Starting in the new year with Drupal 8 – Cocomore workshop in January 2016

Babette Landmesser

The new year has started with a Drupal 8 Workshop for several developers from Cocomore. The workshop was prepared internally and its main aim was to show a rough overview of innovations in Drupal 8. 

The new Drupal 8

On the 19th of November, 2015 the first version of Drupal 8 was officially released. Two Cocomoris have already worked on a Drupal 8 project during the last year and have seen Drupal on its way through the first release. Since there are several new Drupal 8 projects in our pipelines or have already started, it seems to be reasonable to share the experience with other developers. 

A workshop from Germany to Spain

The workshop attended altogether 6 developer: 3 backend and 3 frontend developer. Two of them are working in our office in Spain, so there was a need to setup a technical environment. The spanish guys saw and heard us via video chat and they participated in our mind map, which was hung up on the wall, via video stream. In Sevilla they had a similar setup so that we also had the possibility to track their notes.


(above: Setup in Frankfurt, below: Setup in Sevilla)



What was it about?

To get an overview of terms and topics around Drupal 8, we started creating a mind map and collected all tags. We wrote down every topic or tag that we combine with Drupal 8. All in all we got about 60 headwords and we ordered them systematically. We combined our experiences not only in Drupal 8 but also in Drupal 7. Our key issues were for example core, local setup or theming. Afterwards we discussed all other topics and subordinated them to the different key issues. The most interesting topics were those, which have no unambiguous assignment, such as preprocessing. This topic may relate to core and / or theming. After several discussions, we developed a core area which contents more than one term and subordinated different other terms. You can see our result in the following picture:


Frontend changes in Drupal 8

Now I'll give you a short insight into frontend changes in Drupal 8.

Twig and Kint

The template engine changed from PHP Template to Twig. This is an important step into the right direction for frontend developers, because we get more control over the HTML output. It's easier for us to define our own CSS classes, to decide where and when we add a new div container and to work without the extensive standard Drupal markup. Twig itself is delivered with a cool feature: debug. In services.yml (sites/default/services.yml) we can set the parameter twig.config by using the variable debug: true. Thus we get additional information as HTML comments in which template files the data is rendered. We get not only the name of the used template but also file name suggestions in case we want to overwrite the template. You can find a step-by-step tutorial on how you set up the debug mode here.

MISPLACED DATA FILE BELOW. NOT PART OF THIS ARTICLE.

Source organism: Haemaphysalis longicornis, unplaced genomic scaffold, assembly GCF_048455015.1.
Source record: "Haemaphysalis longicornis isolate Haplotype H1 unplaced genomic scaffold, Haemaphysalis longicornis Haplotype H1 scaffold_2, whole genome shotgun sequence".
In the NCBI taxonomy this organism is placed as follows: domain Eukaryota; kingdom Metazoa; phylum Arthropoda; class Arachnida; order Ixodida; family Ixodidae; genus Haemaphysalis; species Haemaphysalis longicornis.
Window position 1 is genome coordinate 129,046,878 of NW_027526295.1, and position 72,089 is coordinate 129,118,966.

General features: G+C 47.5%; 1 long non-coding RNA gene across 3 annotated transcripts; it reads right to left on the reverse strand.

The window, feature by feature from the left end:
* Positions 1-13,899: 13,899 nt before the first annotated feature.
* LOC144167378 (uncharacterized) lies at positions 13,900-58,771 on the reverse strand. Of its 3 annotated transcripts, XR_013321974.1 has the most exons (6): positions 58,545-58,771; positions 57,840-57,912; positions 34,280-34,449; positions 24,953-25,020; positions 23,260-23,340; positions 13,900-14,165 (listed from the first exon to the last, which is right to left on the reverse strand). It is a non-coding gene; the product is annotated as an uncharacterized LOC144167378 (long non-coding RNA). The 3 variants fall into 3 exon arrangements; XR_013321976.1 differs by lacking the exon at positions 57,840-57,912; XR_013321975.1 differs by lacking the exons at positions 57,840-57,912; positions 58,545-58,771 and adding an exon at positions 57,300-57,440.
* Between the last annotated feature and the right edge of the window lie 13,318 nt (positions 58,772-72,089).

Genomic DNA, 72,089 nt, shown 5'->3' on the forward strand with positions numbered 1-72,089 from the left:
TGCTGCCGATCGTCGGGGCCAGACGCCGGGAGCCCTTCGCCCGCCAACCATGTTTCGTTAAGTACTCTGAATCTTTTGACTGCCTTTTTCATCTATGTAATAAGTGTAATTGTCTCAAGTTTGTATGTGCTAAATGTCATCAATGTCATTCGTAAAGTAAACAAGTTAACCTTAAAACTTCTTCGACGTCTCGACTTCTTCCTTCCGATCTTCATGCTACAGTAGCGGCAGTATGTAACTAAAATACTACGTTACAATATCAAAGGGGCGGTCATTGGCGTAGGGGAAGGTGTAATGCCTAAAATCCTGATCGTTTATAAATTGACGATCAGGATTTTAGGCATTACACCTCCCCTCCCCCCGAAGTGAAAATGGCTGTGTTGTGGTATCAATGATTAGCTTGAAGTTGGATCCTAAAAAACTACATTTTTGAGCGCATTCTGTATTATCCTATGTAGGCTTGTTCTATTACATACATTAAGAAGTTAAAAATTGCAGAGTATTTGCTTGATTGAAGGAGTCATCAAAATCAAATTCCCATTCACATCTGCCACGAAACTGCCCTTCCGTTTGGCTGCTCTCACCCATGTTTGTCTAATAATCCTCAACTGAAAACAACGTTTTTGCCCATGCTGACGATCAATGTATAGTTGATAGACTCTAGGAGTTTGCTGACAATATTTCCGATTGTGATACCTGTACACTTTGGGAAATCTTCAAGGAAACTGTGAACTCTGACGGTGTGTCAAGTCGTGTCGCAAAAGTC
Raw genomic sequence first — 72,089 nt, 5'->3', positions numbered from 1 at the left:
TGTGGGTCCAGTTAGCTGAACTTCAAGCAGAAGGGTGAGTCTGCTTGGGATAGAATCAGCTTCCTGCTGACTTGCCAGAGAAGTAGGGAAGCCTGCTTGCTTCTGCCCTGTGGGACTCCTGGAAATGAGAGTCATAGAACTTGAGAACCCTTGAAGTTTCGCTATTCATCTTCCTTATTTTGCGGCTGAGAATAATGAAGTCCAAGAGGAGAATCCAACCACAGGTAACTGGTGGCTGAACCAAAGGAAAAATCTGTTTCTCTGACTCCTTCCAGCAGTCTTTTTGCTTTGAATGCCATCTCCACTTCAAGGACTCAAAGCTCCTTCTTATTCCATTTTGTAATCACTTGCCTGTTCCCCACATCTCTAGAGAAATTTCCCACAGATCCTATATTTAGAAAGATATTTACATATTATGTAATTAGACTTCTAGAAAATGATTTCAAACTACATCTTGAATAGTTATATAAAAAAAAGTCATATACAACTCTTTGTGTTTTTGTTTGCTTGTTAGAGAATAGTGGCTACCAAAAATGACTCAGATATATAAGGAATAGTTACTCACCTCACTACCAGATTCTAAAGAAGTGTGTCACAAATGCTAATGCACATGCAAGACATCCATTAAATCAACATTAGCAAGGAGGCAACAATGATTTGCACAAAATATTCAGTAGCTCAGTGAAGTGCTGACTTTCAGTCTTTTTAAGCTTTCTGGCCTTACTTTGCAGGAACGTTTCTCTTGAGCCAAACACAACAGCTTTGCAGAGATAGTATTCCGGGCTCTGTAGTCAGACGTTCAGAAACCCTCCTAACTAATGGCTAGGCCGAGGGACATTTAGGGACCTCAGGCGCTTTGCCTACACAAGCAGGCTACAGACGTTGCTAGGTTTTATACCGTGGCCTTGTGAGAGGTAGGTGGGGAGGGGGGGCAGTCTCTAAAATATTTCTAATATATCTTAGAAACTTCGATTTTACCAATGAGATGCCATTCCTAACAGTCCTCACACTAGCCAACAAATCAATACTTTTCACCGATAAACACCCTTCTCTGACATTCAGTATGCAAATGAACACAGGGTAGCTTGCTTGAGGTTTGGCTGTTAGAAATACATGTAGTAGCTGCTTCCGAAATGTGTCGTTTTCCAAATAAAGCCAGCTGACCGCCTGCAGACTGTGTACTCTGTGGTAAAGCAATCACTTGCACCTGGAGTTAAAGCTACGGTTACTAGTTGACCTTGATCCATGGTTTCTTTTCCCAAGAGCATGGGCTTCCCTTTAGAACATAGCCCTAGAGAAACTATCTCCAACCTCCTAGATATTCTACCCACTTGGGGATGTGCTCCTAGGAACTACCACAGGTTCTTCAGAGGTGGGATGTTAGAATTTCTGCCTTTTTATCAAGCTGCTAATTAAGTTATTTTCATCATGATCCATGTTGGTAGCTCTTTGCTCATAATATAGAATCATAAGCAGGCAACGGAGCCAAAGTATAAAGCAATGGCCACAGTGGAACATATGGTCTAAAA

By using the Twig function dump() the output is an array showing the data that is sent to the frontend. This array is shown completely and may be incomprehensible on bigger projects or a lot of content. For all of you who might find this output confusing, there is a module called kint and it's been delivered in the Devel module. After enabling, we get the same data as from dump() by using kint() though it's displayed as a dropdown and you can hide all redundant information to search tightly focused. 


As I already mentioned, we have the opportunity to decide which HTML elements get which CSS classes. For keeping readability and accessibility, it is advisable to use standards like SMACSS (besides, the book is really worth reading and easy to understand) and BEM

Stylesheets and jQuery

Drupal easily gets overloaded by stylesheets that are loaded by modules or (base) themes. For preventing this, there is a value in our in which we can remove unnecessary stylesheets. Just put all those files in stylesheets-remove. In addition, Drupal is not loading the huge JavaScript library jQuery anymore. If you still need, just implement it as a dependency in your Drupal 8 libraries

Base-Themes: Classy and Stable

Drupal 8 delivers two new standard themes in its core. Classy and Stable are themes, that are defined as base themes. The difference between them is the markup. While Classy uses readable and semantic CSS classes, Stable only delivers the important classes in example for the Drupal Toolbar. As default, the Stable theme gets the base theme for custom themes unless there is no further configuration on that. By setting the parameter base theme to false in the, you can prevent Drupal from doing so. 

All these points are the base for a comfortable development and will accompany us in the next few years in Drupal 8 projects.

Our expert

Babette Landmesser

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Babette Landmesser works as a Frontend Developer for Cocomore since April 2015. Before, she was a self-employed Frontend and WordPress Developer. Through her work with among others WordPress, Drupal and JavaScript she especially appreciates the versatility at Cocomore.
Babettes motto: „A day without laughter is a day wasted."